We are experiencing our January thaw on the coast of Maine — I can remember this phenomenon every year that I’ve lived here. Less than a week ago, our temps were well below freezing; today, the temperature is 54℉.
I look out my big living room window, and the first thing I see is wind — or rather, the effects of the wind. Trees are tipping by 10 feet or more, and the flag is whipping around the pole, winding tight and then loosening again, like the tether ball we played as kids. Does anyone remember tether ball?
Along the horizon, dark gray rings the sky, but above us, the clouds are not so heavy. Occasionally, the sun breaks through, as the upper winds blow the veil apart, and even as I write, I can see thin blue stripes beginning to show. Perhaps the clouds will melt away.
Everywhere, I see bare trees — tangled branches intertwining on one tree, or between two trees. This view is so different from the one I see in summer — then, the branches are bright with green leaves, and the grass offers a more deeply-hued background. Now, our snow is melted away, and everywhere I see gravel and sand, from the road trucks, now covering the roads, sidewalks, and shoulders. Here, we have learned to mind what we plant next to the road — hardy plants survive while more delicate ones are smashed between the ground and the gravel. In addition, salt mixed in with the gravel, to keep the roads maneuverable, offers a different kind of danger to plants, including the grass that rims the roads.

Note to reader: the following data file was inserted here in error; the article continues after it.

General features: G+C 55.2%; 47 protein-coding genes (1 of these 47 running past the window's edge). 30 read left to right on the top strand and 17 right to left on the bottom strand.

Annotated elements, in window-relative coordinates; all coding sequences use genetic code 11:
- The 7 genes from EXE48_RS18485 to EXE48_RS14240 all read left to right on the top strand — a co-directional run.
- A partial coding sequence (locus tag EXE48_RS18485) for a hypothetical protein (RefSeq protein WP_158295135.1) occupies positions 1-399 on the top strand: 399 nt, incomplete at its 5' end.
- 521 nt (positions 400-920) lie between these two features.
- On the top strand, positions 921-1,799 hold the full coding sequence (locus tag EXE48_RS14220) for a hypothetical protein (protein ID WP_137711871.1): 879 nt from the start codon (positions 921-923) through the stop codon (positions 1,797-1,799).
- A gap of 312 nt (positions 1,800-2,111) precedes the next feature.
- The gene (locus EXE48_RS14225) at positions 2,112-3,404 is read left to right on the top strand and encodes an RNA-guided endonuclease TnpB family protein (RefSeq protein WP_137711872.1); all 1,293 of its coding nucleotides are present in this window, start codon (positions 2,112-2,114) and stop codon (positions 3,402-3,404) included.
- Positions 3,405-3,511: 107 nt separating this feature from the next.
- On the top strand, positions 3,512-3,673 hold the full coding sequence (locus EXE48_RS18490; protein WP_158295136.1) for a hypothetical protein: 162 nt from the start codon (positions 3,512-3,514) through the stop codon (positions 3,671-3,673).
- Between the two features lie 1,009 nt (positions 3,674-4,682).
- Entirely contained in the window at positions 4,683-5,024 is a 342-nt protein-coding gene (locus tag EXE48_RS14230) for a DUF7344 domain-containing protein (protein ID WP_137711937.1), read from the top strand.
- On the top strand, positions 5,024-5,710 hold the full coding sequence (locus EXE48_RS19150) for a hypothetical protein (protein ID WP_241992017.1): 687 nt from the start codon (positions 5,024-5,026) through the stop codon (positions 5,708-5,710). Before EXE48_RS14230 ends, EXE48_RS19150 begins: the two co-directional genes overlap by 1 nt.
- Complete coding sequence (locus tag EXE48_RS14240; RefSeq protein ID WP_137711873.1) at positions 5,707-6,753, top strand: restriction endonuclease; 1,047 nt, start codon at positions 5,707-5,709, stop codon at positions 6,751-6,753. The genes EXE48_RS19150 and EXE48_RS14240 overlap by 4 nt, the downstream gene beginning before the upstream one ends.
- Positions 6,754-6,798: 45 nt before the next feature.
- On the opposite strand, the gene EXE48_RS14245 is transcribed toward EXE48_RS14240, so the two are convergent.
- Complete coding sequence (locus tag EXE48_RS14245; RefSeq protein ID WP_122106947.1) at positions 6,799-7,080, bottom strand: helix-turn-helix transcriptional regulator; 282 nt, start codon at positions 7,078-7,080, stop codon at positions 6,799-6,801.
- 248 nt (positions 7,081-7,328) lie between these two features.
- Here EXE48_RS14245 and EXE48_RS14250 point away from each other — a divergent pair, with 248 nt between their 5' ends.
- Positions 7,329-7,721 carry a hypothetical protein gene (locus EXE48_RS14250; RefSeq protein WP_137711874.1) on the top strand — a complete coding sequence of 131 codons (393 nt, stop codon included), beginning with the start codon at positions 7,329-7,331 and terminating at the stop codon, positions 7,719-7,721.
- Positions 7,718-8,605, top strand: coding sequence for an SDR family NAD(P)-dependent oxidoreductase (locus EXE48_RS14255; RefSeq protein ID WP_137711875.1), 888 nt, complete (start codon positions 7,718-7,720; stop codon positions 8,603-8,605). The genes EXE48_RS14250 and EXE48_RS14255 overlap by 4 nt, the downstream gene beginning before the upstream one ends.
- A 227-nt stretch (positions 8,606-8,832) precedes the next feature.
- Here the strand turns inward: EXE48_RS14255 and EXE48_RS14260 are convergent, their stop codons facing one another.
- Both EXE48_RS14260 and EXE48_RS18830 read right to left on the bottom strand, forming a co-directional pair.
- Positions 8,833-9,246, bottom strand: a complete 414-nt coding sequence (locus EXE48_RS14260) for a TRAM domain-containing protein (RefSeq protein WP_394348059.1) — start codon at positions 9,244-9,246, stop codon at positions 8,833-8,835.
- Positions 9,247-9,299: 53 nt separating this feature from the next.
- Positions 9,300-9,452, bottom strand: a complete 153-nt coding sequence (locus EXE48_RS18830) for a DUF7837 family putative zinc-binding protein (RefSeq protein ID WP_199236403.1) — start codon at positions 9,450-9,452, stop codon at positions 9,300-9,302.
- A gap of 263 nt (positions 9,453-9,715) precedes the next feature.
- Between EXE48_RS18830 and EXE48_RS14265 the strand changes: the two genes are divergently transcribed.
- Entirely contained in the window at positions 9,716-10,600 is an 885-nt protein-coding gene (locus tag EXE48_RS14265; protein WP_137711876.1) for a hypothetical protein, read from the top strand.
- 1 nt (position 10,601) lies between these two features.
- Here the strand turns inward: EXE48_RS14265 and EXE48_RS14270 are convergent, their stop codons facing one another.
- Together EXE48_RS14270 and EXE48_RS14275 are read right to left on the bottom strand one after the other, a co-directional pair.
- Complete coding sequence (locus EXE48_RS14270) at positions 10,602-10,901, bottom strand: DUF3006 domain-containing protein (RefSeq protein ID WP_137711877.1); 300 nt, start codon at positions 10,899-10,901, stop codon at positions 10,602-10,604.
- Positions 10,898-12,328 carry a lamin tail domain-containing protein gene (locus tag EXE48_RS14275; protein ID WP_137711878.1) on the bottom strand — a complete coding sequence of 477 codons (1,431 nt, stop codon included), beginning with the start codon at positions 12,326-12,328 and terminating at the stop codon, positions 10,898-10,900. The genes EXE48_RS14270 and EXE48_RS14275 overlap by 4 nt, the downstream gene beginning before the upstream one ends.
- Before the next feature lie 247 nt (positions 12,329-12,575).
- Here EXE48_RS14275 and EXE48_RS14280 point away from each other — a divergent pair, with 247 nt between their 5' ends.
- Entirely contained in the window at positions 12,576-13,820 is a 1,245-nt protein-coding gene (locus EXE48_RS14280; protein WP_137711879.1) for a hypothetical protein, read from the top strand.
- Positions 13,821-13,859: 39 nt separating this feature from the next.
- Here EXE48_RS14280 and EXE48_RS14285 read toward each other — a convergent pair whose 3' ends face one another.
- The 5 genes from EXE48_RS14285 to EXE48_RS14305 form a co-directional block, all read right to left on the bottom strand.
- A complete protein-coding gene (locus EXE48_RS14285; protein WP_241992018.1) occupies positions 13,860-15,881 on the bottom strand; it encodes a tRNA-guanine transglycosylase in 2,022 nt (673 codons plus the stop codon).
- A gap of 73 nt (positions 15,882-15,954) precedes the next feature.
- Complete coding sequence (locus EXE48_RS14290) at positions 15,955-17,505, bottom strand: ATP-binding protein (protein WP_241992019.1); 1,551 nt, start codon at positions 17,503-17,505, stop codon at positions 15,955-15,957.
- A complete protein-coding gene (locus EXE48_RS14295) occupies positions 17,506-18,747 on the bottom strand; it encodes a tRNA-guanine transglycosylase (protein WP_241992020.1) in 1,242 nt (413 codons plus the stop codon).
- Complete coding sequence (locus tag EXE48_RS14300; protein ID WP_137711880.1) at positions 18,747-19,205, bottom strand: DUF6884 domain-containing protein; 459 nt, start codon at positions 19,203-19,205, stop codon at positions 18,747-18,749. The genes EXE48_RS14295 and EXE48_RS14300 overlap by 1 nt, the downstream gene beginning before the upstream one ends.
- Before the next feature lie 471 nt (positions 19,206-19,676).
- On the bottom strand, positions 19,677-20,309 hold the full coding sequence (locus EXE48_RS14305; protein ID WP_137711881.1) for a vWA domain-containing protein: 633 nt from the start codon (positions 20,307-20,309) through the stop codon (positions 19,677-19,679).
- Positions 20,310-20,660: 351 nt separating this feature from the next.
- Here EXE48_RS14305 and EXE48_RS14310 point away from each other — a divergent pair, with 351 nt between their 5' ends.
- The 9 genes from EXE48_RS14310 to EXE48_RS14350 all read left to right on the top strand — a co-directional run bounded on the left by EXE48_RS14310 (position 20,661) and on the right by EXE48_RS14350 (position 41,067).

Winter has a severe beauty here — not frilly and leafy and filled with tendrils, like the spring. Winter is stark and bare and seemingly alien, but within that barren landscape lies the promise of spring. The land sleeps; it dreams, perhaps, of the day of its own awakening to rising temperatures. Or maybe winter is just winter, and all anyone can do is survive until warmth returns. Whichever, beauty comes to me through the living room window, while I sit, warm and snuggled up in a blanket, writing these words.
And besides, winter is half over, already. I appreciate it while I can.